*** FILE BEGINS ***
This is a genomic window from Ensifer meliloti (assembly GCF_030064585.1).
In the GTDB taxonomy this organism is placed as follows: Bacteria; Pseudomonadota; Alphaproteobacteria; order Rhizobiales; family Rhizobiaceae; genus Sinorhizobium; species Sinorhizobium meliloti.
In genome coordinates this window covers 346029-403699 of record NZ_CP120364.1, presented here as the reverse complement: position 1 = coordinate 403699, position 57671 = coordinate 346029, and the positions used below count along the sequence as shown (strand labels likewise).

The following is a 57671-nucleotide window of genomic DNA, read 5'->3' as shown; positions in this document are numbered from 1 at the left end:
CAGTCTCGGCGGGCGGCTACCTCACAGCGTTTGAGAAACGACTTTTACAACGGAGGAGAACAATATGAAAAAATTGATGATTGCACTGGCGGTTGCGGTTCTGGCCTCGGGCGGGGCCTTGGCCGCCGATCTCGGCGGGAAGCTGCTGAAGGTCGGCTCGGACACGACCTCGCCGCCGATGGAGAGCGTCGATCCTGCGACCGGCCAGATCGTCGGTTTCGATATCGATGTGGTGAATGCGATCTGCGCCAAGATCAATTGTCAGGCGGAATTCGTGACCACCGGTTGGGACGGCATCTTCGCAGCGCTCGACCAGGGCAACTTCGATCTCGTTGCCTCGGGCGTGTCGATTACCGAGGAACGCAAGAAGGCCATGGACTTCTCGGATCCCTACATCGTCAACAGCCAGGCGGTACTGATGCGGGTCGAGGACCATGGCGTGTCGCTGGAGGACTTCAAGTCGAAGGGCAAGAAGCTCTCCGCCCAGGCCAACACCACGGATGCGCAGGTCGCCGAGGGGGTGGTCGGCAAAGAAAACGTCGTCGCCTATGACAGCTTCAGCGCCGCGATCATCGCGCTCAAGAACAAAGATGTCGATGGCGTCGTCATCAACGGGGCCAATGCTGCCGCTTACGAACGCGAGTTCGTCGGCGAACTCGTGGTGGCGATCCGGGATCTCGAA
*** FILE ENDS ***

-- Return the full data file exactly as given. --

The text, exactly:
This is a genomic window from Ensifer meliloti (assembly GCF_030064585.1).
In the GTDB taxonomy this organism is placed as follows: Bacteria; Pseudomonadota; Alphaproteobacteria; order Rhizobiales; family Rhizobiaceae; genus Sinorhizobium; species Sinorhizobium meliloti.
In genome coordinates this window covers 346029-403699 of record NZ_CP120364.1, presented here as the reverse complement: position 1 = coordinate 403699, position 57671 = coordinate 346029, and the positions used below count along the sequence as shown (strand labels likewise).

The following is a 57671-nucleotide window of genomic DNA, read 5'->3' as shown; positions in this document are numbered from 1 at the left end:
CAGTCTCGGCGGGCGGCTACCTCACAGCGTTTGAGAAACGACTTTTACAACGGAGGAGAACAATATGAAAAAATTGATGATTGCACTGGCGGTTGCGGTTCTGGCCTCGGGCGGGGCCTTGGCCGCCGATCTCGGCGGGAAGCTGCTGAAGGTCGGCTCGGACACGACCTCGCCGCCGATGGAGAGCGTCGATCCTGCGACCGGCCAGATCGTCGGTTTCGATATCGATGTGGTGAATGCGATCTGCGCCAAGATCAATTGTCAGGCGGAATTCGTGACCACCGGTTGGGACGGCATCTTCGCAGCGCTCGACCAGGGCAACTTCGATCTCGTTGCCTCGGGCGTGTCGATTACCGAGGAACGCAAGAAGGCCATGGACTTCTCGGATCCCTACATCGTCAACAGCCAGGCGGTACTGATGCGGGTCGAGGACCATGGCGTGTCGCTGGAGGACTTCAAGTCGAAGGGCAAGAAGCTCTCCGCCCAGGCCAACACCACGGATGCGCAGGTCGCCGAGGGGGTGGTCGGCAAAGAAAACGTCGTCGCCTATGACAGCTTCAGCGCCGCGATCATCGCGCTCAAGAACAAAGATGTCGATGGCGTCGTCATCAACGGGGCCAATGCTGCCGCTTACGAACGCGAGTTCGTCGGCGAACTCGTGGTGGCGATCCGGGATCTCGAA